The newest style on this list originated in San Francisco in the late 1980s. Dalvinder Multani, an Indian immigrant who had been slinging pies in New York, opened Zante’s Pizza and Indian Cuisines(3489 Mission St.). The pizzas here are marked by intense, spicy flavors and a huge variety of toppings such as tandoori chicken, lamb, daal makhani, cauliflower, eggplant, ginger, and cilantro. // Although you can order pies with traditional toppings at Golden Gate Indian Cuisine and Pizza(4038 Judah St.) regulars order the chicken tikka masala pizza or the veggie pie covered with spinach curry sauce, mozzarella, fresh tomatoes, red onions, cauliflower, and eggplant. // Tadka Indian Restaurant(3066 24th St,) serves its thin crust paneer pizza with a sweet and a spicy chutney for dipping.
The Best Chicago-Style Pizza in SF
The dough for this deep dish style often includes cornmeal or semolina, which makes the thick crust crunchy and sometimes flaky rather than chewy. A heavy layer of tomato sauce blankets the mozzarella and other ingredients. At Little Star(846 Divisadero St. and 400 Valencia St.), the Classic—with sausage, onions, mushrooms, and green peppers—is the headliner. // Patxi’s Pizza(various locations) is also a go-to for Windy City transplants. // Capo’s(641 Vallejo St.) Chicago-style pizza is served with four types of crust: deep dish, cast iron pan, stuffed, and cracker thin. Each is made with Ceresota flour from one of the oldest mills in Chicago.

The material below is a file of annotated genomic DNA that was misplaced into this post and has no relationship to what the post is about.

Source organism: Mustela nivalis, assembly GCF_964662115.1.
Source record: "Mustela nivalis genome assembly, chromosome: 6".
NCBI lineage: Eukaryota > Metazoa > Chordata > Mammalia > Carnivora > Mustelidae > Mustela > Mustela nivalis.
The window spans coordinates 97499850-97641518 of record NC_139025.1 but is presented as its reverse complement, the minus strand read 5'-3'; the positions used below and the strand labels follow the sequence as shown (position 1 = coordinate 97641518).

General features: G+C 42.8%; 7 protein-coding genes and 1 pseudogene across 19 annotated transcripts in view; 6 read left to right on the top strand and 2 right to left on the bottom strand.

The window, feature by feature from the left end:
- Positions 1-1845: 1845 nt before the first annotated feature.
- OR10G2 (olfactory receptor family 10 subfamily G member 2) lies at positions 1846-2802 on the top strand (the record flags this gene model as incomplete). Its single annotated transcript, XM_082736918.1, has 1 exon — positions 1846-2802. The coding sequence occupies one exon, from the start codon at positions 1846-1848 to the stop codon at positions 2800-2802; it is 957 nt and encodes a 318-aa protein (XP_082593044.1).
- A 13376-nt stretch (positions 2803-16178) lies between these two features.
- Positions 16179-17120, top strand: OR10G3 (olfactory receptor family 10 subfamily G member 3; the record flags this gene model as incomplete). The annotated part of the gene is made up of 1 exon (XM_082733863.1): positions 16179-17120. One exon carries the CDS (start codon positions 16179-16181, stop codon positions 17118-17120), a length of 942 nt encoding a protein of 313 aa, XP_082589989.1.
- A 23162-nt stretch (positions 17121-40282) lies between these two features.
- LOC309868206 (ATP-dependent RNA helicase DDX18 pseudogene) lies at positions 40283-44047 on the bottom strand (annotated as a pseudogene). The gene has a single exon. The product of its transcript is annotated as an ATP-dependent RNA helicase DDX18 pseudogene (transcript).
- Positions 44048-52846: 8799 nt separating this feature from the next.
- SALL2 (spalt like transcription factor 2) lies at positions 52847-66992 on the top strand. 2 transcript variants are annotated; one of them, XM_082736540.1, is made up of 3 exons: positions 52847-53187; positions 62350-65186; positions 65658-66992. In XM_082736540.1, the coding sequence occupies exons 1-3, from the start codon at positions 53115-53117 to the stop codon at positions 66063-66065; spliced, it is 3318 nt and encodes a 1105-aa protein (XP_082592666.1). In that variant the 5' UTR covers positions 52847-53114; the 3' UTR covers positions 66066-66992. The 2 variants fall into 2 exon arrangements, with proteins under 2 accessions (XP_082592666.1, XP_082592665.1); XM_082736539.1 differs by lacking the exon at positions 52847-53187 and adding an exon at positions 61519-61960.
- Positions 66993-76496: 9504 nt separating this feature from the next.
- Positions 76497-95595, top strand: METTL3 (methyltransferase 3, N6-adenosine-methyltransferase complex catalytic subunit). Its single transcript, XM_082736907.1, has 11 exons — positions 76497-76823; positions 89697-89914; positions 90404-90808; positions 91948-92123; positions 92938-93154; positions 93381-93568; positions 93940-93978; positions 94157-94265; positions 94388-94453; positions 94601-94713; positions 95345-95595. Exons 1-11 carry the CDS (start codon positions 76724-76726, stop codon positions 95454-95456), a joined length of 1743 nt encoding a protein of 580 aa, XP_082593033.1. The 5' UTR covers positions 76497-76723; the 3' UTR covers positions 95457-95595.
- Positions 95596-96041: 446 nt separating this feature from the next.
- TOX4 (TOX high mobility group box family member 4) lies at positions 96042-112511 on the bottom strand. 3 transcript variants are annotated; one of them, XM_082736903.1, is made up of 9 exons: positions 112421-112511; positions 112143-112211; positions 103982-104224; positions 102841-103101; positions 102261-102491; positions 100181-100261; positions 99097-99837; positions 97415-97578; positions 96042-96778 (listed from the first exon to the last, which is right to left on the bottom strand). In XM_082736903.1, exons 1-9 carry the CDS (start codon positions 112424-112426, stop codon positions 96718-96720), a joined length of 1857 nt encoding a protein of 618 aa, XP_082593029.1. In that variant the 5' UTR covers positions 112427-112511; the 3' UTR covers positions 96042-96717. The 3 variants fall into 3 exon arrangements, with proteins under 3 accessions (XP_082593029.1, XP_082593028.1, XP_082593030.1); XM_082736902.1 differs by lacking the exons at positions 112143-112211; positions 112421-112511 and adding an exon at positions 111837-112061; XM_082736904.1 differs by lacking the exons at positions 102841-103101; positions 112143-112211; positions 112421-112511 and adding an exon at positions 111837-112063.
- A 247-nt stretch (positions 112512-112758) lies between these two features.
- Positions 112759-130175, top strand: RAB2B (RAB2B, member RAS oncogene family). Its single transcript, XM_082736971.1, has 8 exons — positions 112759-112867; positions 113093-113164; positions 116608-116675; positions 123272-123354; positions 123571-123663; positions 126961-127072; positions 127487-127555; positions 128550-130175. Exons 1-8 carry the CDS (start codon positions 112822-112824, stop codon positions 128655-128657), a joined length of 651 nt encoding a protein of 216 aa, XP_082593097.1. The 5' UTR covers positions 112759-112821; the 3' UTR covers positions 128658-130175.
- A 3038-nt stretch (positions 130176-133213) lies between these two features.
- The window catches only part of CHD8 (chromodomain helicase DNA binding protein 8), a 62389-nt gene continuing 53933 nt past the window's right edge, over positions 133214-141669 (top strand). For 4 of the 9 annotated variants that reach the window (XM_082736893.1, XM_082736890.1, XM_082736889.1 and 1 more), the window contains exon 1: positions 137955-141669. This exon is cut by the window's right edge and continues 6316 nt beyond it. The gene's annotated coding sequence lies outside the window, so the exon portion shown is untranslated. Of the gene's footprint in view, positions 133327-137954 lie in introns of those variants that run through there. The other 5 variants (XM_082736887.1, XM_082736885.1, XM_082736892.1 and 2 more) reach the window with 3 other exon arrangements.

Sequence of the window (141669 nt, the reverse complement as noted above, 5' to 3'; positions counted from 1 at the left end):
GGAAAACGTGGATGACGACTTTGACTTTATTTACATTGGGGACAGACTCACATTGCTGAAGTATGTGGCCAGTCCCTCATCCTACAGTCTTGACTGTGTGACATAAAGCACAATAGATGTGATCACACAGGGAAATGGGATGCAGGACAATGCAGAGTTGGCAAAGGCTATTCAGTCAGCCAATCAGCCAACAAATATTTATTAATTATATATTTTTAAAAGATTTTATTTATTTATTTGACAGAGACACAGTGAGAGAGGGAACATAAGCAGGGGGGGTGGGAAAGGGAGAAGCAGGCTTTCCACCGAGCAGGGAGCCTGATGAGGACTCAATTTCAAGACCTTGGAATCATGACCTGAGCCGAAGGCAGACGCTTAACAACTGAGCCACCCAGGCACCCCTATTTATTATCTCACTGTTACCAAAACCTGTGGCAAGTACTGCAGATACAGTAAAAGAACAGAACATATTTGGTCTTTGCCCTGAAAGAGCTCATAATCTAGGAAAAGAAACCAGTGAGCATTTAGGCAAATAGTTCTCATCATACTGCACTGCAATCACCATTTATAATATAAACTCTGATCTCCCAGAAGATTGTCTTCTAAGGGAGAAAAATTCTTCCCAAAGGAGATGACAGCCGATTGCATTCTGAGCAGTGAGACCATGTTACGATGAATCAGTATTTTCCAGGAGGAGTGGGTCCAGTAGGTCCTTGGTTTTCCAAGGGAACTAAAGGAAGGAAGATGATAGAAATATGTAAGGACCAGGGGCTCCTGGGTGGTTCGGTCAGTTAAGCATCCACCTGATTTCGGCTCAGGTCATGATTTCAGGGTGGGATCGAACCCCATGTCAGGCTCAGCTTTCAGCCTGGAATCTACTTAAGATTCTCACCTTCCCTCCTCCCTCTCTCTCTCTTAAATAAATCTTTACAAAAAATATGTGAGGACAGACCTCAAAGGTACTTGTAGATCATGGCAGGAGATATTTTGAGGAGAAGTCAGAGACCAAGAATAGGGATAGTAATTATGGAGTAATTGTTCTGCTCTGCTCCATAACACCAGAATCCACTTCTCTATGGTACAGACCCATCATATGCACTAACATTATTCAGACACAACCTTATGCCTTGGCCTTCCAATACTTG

Sicilian-Style Pizza: The Best in SF
This thick and crusty tray pizza often packs a spicier punch than either Detroit or Chicago styles by including toppings such as anchovies, onions, and strong cheeses like toma and caciocavallo. The clam and garlic pizza at North Beach’s Golden Boy(542 Green St.) is legendary. // Nico's Sicilia Pizza(temporarily closed at 709 O’Farrell St.) serves square pies with slices cut on the diagonal to more easily slip into your pie-hole. // Check out Pizza Squared(885 Brannan St.) for unique pies such as Vodka Tomato, Mexican, and Clam Bacon. They also offer Detroit-style pizzas.
Detroit-Style Pizza: The Best Squares in SF
Similar to Sicilian, this style’s focaccia-like crust and square shape harken back to the tradition of baking it in blue steel auto part trays. Classic Detroit pizza is baked twice: The crust is baked, then topped, then baked again. Many Detroit style pizzas also use Wisconsin brick cheese, which is baked until the cheese caramelizes into a hard golden crust. The Square Pie Guys(1077 Mission St.) offer gluten-free pies that use Cup4Cup flour, developed by chef Thomas Keller. // Heaped with toppings, CellarMaker’s House of Pizza(3193 Mission St.) pairs its pies with an eclectic selection of fresh house brews. // Chef Dennis Lee is putting a Korean spin on “neo-Detroit” pies at Sunset Squares Pizza(59 9th St. and 553 Divisadero St.), which combines sourdough crust with a variety of nontraditional toppings such as grass-fed bulgogi beef and mapo tofu. // The pies at newcomer Joyride Pizza(411 Valencia St. and 730 Howard St.), from the team behind Samovar Tea, are made with two-day fermented focaccia dough and are almost too gorgeous to eat. Almost.